Black Widow:   What does it mean to you to play at the Chosen Few Picnic and Festival this year? What are you most looking forward to?

Ralphi Rosario:  I am floored and honored to playing this year! These guys have worked so hard to make this happen. They have made this into an institution now and I’m so proud of what they’ve done.  There is no one in Chicago who was doing this! You see how far it’s come. Terry and Alan told me it started off as a small picnic with a few people and now it’s tens of thousands of people! They stuck with it; they believed in it and have created something special. I’m so honored to be a part of this!  I was floored that they asked me to play!

Black Widow: Really?


Ralphi Rosario: OMG! Yes, they are doing an amazing job on their own; they don’t need me to play! LOL!    I’m just very humbled and grateful.  It’s really cool to be acknowledged and appreciated!

Black Widow: What can we look forward to from Ralphi Rosario this year?

Ralphi Rosario: There are bunch of things I’m working on. I’m working on remixing some classics that we have loved for so long. We can make people re-remember them and re-introduce them to the general public.  I have another album coming out in June as well!  It’s been 20 years since I’ve done an album. It’s a compilation called, "The B-Sides" and its tracks with Terry Hunter, David Morales, new material and a few remixes!

Black Widow:  Thank you so much for speaking with me. I really appreciate you talking the time to chat with me!  This was great!

Ralphi Rosario: It was my pleasure!

Black Widow:  Thank you so much!

I hope you enjoyed the first installment of the Chicago Spotlight "Chosen Few Edition"! Click here to take a listen to some of Ralphi's latest tracks!   Look forward to interviews with Chosen Few guest Performers all month long!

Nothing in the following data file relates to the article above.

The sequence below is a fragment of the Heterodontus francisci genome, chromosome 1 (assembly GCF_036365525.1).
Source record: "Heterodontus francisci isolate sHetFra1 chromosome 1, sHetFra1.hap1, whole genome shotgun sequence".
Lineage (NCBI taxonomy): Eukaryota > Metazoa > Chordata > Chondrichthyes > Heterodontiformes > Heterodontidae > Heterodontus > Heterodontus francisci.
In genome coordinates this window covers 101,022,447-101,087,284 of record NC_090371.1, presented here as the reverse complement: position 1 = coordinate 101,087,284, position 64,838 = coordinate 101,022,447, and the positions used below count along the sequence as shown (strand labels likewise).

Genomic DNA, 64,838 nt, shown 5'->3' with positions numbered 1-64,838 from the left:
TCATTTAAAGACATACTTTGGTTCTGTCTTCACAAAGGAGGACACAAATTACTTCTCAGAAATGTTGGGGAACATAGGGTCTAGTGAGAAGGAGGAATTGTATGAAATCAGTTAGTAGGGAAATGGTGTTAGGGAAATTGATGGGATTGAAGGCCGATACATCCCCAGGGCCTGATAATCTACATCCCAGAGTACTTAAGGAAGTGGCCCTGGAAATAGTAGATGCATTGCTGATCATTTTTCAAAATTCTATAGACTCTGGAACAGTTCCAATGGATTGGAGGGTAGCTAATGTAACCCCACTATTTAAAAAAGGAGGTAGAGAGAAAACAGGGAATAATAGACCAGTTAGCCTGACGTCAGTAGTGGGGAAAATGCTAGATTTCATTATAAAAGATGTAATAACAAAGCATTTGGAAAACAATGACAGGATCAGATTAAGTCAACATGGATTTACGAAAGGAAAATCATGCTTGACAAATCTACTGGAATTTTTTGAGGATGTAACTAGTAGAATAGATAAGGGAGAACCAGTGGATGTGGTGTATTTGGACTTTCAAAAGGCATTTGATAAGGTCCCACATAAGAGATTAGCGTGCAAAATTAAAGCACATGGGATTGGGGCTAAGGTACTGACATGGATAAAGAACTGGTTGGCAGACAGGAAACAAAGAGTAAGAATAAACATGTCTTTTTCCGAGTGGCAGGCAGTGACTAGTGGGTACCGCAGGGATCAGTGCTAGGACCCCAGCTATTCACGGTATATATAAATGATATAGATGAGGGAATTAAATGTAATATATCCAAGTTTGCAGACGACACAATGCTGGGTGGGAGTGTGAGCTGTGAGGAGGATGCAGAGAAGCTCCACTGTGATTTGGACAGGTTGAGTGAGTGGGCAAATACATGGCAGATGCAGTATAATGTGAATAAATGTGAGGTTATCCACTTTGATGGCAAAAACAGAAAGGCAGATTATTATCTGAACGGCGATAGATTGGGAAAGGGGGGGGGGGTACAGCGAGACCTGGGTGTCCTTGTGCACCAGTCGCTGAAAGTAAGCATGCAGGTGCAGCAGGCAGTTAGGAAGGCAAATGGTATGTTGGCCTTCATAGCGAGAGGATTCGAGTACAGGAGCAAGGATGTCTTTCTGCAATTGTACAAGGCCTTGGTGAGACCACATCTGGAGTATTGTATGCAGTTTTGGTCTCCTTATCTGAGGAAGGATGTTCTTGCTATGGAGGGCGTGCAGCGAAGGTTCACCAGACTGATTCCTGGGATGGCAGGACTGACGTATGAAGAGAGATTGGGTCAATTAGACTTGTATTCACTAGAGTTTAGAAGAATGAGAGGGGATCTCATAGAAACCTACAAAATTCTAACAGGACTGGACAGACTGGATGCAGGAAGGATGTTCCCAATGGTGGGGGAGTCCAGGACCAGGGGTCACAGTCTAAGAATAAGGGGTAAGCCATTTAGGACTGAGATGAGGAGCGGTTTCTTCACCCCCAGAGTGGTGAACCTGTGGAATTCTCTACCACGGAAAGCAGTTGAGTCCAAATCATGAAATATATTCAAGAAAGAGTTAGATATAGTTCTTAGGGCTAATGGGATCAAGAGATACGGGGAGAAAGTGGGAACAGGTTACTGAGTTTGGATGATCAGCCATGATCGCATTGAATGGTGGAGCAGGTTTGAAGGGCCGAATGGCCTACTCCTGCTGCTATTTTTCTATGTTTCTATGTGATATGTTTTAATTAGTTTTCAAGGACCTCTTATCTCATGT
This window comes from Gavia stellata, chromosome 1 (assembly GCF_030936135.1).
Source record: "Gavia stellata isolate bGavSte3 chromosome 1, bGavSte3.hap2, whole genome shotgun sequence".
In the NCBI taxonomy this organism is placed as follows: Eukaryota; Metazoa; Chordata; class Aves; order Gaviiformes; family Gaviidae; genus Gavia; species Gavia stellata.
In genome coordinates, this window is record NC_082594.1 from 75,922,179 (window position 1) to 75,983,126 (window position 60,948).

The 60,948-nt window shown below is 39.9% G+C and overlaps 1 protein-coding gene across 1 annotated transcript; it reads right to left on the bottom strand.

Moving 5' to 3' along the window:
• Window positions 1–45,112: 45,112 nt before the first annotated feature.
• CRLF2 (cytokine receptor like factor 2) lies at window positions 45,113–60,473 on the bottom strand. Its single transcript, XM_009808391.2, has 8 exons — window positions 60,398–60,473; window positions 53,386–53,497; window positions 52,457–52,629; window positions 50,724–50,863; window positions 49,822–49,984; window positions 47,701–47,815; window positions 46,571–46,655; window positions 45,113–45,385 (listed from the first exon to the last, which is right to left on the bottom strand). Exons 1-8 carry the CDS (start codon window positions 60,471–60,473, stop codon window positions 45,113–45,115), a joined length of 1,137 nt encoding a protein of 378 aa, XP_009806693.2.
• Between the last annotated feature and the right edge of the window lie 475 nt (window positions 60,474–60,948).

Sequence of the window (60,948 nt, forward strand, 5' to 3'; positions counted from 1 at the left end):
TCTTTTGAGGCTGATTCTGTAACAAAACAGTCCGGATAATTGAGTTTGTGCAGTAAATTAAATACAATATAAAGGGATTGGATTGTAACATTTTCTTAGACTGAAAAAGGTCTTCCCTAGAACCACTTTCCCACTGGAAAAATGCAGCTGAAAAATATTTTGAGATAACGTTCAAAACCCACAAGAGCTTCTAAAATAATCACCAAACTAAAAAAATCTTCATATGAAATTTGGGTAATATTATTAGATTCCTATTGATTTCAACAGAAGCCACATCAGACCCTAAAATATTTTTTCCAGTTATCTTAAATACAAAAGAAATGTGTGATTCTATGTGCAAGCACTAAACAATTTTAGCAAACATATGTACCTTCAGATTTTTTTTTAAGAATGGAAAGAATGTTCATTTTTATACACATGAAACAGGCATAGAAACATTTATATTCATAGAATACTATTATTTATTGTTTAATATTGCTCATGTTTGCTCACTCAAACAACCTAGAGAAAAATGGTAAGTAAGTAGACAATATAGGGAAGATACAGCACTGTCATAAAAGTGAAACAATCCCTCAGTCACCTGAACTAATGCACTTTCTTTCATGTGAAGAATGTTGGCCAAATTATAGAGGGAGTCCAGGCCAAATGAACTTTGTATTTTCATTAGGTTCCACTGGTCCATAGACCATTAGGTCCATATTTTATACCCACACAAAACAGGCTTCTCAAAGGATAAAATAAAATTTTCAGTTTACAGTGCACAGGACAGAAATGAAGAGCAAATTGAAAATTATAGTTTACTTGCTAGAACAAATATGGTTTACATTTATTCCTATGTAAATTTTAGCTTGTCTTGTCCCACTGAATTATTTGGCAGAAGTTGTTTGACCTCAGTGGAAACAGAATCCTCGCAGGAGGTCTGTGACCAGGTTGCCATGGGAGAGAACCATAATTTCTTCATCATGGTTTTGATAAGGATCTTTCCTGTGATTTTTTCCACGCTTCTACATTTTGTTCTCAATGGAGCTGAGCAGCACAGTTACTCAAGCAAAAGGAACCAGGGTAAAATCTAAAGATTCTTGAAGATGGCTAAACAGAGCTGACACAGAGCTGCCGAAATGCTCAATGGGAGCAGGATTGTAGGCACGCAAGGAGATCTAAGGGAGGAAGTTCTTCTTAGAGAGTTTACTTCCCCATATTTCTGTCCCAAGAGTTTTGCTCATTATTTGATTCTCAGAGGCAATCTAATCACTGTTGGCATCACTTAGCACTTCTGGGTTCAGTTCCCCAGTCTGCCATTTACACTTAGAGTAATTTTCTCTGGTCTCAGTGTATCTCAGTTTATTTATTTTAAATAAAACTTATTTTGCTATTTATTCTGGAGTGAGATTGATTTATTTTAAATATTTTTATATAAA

Until next time,

See you on a dance floor!

Black Widow




Black Widow

D.Sanders, a Chicago native, is a devoted mother, blogger and writer who is passionate about her family, friends, women's rights, living authentically and telling her story.   She is also a spoken word recording artist under the name, Black Widow. She has been writing and blogging for over 15 years providing commentary and expressing thought on life, love and relationships. Her artistry can be heard on two house music singles, “Rough”, and “Gruv Me” released by Grammy Nominated Producer and CEO of T’s Box Records & T’s Crates, Terry Hunter under the production of Mike Dunn and Dee Jay Alicia. . Both singles reached #1 on Traxsource’s Afrohouse and charted top ten overall as well reaching the top ten in their year of release.  She splits her time blogging about the Chicago Dance Music Scene on and on her book’s website,  She is excited about her debut book, The Sum of Many Things, scheduled for release in June 2017.   She wears many hats but refuses to be placed in a box.  She believes that women are "The Sum of Many Things".  Embracing all of her roles as a woman, she firmly believes in breaking free of preconceived notions of womanhood.   She believes it is her mission to define her own life experience, femininity and sexuality and not have it defined by society.  She openly shares her story with hopes that women understand their worth, power and place in this world.